Understanding the Law
March 11, 2005
Offences relating to the administration of justice

It is true that you do not hear about offences against the administration of justice very often but you could be charged for destroying evidence, deceiving a witness, swearing falsely, perjury, permitting prisoner to escape, obstructing court officer, disobedience against statutory orders, fabrication of evidence and advertisement of stolen goods among others. I will deal with some of the more familiar ones in this part.{{more}}

Offences relating to judicial proceedings

This may be of interest to you because of recent matters in court that was reported in last week’s newspaper. Any person having been summoned to give evidence who without reasonable excuse fails to attend is guilty of an offence and is liable to two years imprisonment. So, too, is the person who has been sworn or affirmed who without lawful excuse refuses to answer a question or to produce a document.


If you appear as a witness or interpreter in any case in court, you will take an oath to ‘speak the truth, the whole truth and nothing but the truth’. However the oath does not necessary have to be in the same words every time. When ever you take an oath you are obligated to tell the truth. If after you have sworn you willfully make a material statement which you know to be false or do not believe to be true then you would be guilty of perjury and liable to imprisonment for 7 years.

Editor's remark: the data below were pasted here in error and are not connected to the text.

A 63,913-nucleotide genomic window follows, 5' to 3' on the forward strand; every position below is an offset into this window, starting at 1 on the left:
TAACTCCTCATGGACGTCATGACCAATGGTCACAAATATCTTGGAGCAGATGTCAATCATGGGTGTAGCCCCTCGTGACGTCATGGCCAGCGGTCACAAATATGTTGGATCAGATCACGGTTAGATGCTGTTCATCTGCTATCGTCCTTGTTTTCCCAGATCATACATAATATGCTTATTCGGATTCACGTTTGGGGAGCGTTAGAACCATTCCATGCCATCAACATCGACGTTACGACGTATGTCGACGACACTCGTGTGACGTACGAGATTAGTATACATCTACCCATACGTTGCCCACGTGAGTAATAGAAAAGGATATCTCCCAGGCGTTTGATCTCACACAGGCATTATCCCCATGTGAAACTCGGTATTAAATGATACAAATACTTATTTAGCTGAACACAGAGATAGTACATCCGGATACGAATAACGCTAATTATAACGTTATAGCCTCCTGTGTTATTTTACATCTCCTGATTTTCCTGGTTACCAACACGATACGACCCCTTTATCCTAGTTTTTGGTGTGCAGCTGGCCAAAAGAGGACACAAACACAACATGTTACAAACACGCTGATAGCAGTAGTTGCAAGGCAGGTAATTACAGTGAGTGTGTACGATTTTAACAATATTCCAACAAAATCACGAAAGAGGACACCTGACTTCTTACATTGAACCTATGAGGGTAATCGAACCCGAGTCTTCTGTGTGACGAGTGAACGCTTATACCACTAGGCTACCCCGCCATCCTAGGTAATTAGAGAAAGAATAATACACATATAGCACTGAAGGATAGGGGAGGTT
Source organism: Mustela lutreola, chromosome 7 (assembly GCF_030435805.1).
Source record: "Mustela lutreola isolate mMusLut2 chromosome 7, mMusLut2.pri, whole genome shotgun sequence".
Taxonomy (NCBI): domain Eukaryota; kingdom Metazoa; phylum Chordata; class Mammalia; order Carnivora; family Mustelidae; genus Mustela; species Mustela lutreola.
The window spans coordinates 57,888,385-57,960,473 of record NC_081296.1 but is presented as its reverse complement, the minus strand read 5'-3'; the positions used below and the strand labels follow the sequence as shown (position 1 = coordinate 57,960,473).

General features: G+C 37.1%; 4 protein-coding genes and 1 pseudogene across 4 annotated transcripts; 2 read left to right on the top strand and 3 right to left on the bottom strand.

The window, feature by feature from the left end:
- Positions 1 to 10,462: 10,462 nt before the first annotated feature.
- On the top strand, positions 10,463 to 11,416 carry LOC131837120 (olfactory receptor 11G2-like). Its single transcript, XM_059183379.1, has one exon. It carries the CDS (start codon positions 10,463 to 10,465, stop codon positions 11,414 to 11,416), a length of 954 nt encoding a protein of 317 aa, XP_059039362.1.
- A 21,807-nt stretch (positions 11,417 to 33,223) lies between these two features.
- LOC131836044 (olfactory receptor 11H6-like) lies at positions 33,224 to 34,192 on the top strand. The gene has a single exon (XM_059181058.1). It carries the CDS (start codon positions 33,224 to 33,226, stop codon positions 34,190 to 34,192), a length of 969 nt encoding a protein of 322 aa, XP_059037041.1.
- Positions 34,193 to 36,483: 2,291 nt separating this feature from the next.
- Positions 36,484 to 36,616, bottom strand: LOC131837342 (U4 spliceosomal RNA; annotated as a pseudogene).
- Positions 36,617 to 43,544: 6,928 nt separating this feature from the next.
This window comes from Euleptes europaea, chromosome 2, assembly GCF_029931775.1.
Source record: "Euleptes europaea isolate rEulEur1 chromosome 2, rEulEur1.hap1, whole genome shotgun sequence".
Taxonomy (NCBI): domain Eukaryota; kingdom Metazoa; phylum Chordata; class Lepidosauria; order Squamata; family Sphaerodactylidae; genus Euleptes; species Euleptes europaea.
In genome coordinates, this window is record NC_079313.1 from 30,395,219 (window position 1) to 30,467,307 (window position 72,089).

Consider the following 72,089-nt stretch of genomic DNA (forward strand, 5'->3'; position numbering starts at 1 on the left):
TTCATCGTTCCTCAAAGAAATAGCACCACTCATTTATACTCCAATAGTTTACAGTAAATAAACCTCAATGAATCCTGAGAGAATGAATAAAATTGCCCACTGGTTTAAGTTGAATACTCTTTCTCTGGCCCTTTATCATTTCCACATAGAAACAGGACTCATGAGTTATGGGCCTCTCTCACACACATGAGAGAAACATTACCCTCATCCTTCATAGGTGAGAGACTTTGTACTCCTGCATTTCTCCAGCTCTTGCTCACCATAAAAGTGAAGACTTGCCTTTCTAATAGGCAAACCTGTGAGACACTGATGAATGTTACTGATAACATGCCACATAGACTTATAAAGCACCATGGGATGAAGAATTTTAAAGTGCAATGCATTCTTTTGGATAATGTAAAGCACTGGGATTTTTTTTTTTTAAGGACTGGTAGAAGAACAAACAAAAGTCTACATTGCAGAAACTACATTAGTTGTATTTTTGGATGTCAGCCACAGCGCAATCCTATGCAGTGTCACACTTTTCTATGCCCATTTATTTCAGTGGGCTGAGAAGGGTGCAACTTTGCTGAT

The person who aids, abets, counsels or suborns another to commit the offence of perjury is also guilt of an offence and liable to imprisonment for seven years.

Fabrication of evidence

If you make up (fabricate) evidence or knowingly make use of fabricated evidence, with an intent to mislead the court, you would be guilty of an offence and will be liable to imprisonment for seven years.

It is in the interest of justice for witnesses under oath to tell the truth and not to fabricate evidence to help the accused. I believe everyone wants the person who has committed a crime to receive a fair punishment.

Advertisement for stolen property

If you offer a reward for the return of any property and it turns out that property was stolen you would be guilty of an offence and liable to imprisonment for one year.

Obstructing court officers

It is a crime to prevent a court officer who is serving a warrant or order of the court from doing so. Bailiffs of the High court and magistrate Courts and police officers have the duty to serve court orders and warrants. They should not in any way be obstructed from doing their duties. Any person who is found guilty of obstructing these officers is guilty of an offence and is liable to imprisonment for two years.